that kerosene oil poured into rat-holes,or
rags saturated with kerosene, will banish
rats and mice effectually.
He has used theso antidotes for years,
and is fully convinced of* thoir value.
They are, at least, simple and cheap, and
may be tried.
Pity the Sorrows of a Poor old Man !
?We are almost inclined, says the Ches?
terfield Democrat, to feel very sorry for
ono Hoheit K. Scott, a native of Penn?
sylvania, adopted by Ohio and captured
in South Carolina, who was against his
own will made Governor of the Stato.
and that too merely because he was "pre?
ferred to other Carpet-baggers"?only that
there is more reason to pity the aforesaid
"Many of the native citizens" havo
very dark complexions, but they ought
not to have been guilty of so dark a deed
as to take in a verdant son of Ohio in
this way; placo him "in an unenviable
light," and make him appear "very much
liko a scoundrel in fact," as ho complains
they have done.
Truly tho "loil" have much to answer
for, to this persecuted manT
? The ?y has its uses. He serves to
keep bald-headed sinners awake at church
on a warm day, so that their unrcgeno
rate hearts may bo touched by the preach?
ed word. It also encourages the spirit of
invention, inducing the inventive to tax
their brains in contriving fly-traps.
? During a cross-examination, a wit?
ness was asked where his father was. To
which question, with a melancholy air, ho
responded : "Dead, sir?dropped oft'very
suddenly." "How came he to drop off
suddenly?" was tho next question. "Foul
play, sir?the sheriff imposed on his un?
suspicious nature, and getting him to go
on a platform to look at a select audienco,
suddenly ho knocked a small trap door
out from under him, and in falling ho got
entangled in a rope, from the effects of
which ho expired."
? The followLng'is tho 'nub'of a yarn
that is told about a big whiskey-guzzling
fellow who came homo drunk ono night
and sat down by tho fire to warm his feet,
which were regular 'worm-killers,' says
the legend : After dozing somo timo he
awoke chilly; tho embers were ontircly
hid from view, and seeing his foet, he
mistook them for his little boy, when
with a majestic wavo of his hand, ho
'Stand aside, my little son, and let your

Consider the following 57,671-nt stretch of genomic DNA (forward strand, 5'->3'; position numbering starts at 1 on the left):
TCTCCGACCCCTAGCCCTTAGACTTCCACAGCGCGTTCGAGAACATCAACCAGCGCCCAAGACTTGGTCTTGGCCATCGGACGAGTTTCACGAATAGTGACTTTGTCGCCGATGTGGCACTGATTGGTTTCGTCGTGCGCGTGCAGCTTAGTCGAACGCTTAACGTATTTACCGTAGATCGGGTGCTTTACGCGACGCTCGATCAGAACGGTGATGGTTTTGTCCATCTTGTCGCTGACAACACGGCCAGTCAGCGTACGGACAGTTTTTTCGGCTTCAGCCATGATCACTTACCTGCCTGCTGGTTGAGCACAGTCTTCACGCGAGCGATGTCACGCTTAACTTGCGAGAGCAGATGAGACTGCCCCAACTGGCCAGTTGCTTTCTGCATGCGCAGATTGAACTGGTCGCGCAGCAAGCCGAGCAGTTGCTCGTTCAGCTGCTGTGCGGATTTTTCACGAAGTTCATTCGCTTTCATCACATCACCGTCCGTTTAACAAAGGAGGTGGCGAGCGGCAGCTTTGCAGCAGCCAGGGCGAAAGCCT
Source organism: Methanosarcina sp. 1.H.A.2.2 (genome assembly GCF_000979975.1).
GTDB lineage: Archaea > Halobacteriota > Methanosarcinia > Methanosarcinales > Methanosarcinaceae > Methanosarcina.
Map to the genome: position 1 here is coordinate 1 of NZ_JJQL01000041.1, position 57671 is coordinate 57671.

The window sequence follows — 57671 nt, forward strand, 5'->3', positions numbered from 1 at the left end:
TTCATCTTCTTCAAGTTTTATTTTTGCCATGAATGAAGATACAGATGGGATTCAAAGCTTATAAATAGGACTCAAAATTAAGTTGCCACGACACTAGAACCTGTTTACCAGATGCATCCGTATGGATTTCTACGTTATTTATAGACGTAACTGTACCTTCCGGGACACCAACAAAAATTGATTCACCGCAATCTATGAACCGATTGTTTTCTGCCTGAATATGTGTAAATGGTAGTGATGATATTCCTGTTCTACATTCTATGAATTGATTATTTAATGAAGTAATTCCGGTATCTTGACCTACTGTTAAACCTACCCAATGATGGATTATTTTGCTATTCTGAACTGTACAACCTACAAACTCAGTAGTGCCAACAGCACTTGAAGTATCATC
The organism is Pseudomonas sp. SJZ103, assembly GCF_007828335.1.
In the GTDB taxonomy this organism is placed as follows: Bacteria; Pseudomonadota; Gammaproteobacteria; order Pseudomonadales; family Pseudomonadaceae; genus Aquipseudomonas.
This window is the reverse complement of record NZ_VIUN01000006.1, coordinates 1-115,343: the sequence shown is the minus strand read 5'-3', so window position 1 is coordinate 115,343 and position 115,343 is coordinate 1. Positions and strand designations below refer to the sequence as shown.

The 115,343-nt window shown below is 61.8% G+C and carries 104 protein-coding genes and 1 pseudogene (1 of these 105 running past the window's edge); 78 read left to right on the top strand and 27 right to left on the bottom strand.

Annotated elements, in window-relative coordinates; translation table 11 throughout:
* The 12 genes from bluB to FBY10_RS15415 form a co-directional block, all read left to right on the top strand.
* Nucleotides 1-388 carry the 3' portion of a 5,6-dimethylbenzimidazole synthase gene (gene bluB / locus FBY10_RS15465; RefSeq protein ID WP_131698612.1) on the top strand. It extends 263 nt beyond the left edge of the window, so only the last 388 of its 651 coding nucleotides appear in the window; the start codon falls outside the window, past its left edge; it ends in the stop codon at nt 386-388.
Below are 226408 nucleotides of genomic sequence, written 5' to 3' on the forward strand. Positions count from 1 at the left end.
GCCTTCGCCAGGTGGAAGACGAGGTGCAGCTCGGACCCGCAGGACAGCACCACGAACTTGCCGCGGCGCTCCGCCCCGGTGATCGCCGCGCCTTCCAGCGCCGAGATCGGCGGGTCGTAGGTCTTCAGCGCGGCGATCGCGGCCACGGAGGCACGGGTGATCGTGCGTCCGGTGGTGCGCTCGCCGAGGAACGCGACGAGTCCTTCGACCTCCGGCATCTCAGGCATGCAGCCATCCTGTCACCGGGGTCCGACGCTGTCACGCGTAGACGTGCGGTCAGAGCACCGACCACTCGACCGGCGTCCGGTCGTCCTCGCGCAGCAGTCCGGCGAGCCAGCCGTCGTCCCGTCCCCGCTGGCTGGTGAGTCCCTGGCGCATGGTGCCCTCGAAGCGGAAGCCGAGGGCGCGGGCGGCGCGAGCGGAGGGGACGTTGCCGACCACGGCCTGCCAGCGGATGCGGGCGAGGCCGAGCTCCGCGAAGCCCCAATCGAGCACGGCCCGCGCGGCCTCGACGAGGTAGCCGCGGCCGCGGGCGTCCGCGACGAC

poor father warm himself.' t
Sharpe & Fant's Column.
A LARGE and beautiful lot of LADIES DRESS
iX GOODS, consisting in part, of Lenos, Pop?
lins, Mozambiques, Organdies, Muslins, &c.
We respectfully invite the ladies to call and ex?
amine before purchasing, as the most fastidious
can be suited, both in price and quality. Just
SHARPE & PANT.
ALARGE lot of WHITE GOODS, such as Jac?
onet., Swiss and Nansook Muslins, both plain
and striped, for gale low by
SHARPE & FANT.
ASPLENDID stock of CALICOES and GING?
HAMS, of all grades and prices to suit pur?
chasers, for sale by
JIIARPE & FANT.
LARGE variety of Ladies and Missen HOOP
SKIRTS, which are offered very low by
SHARPE & FANT.
AVERY large stock of Sheetings, Bleached and
Brown Shirting and Drills, Tickings, Domes?
tics, &c., which we offer low.
SHARPE & FANT.
AGREAT variety of Y A N K E E NOTIONS,
Gloves and Hosiery suited to the trade, offfr
ed very cheap by
SHARPE & FANT.
ABEAUTIFULLY selected stock of Ladies'
BONNETS and HATS, of the latest styles.
Also, Trimmings of every description, for sale
low by SHARPE & FANT.
ASPLENDID variety of GENTS' WEAR, such
as Cassimeres, Satinets, Linens, &c, which
are offered at prices to suit purchasers, by
SHARPE t FANT.
GOOD slock of READY-MADE CLOTHING,
in Buits or single piece, for sale low by
SHARPE & FANT.
Largo lot of Mens' and Boys HATS & CAPS
just received and for sale low by
SHARPE & FANT.
ALarge lot of Trunks and Valises, Carpet Bags,
Satchels and Umbrellas, for sale low by
SHARPE & FANT.
Splendid stock of Boots, Shoes and Gaiters,
of every variety, at prices to suit buyers.
SHARPE & FANT.
Good slock of Saddles, Bridles, Whips, &c,
for sale bv SHARPE & FANT.
ASplendid assortment of Hardware, Cutlery,
Tools, &c, selected with care, just received,
and for sale low by SHARPE & FANT.
CROCKERY and Glassware not to be surpassed
in this market, either in price or variety, just
received and for eale low by
SHARPE & FANT.
FRESH supplies of Groceries of every variely.
suitable for this market, just received, and
for sale low by SHARPE & FANT.
ANice lot of Woodcnware, such as Buikits,
Tubs, Kcclcrs, Kegs, Brooms, &c, just re?
ceived and for sale cheap by
SHARPE & FANT.
GOOD supply of Iron?Steel, Nails, Potware,
Trace Chains, &c, constantly on hand, and
at low prices, by SHARPE & FANT.
Lot of splendid Bacon and Lard just received
and offered low by
SHARPE & FANT.
TjllNE stock of Hemlock and country tanned
X Selo and Upper Leather, offerod low by
SHARPE & FANT.
GET THE MOST FOR TOUR
Is the Motto of all Prudent
People, and this can best
he done by making
your Purchases or
Carrying your Produce to the
SULLIVAN, MATTISON & CO,
"No. 1?5 Granite Row,
WHO have a large and complete assortment of
Goods fn every line, which they are offering at
Very Low Prices,
So as to make it an inducement to buyers to pay
CASH. All heavy Goods of last year's stock sold
AT COST. We have on hnnd now of the latest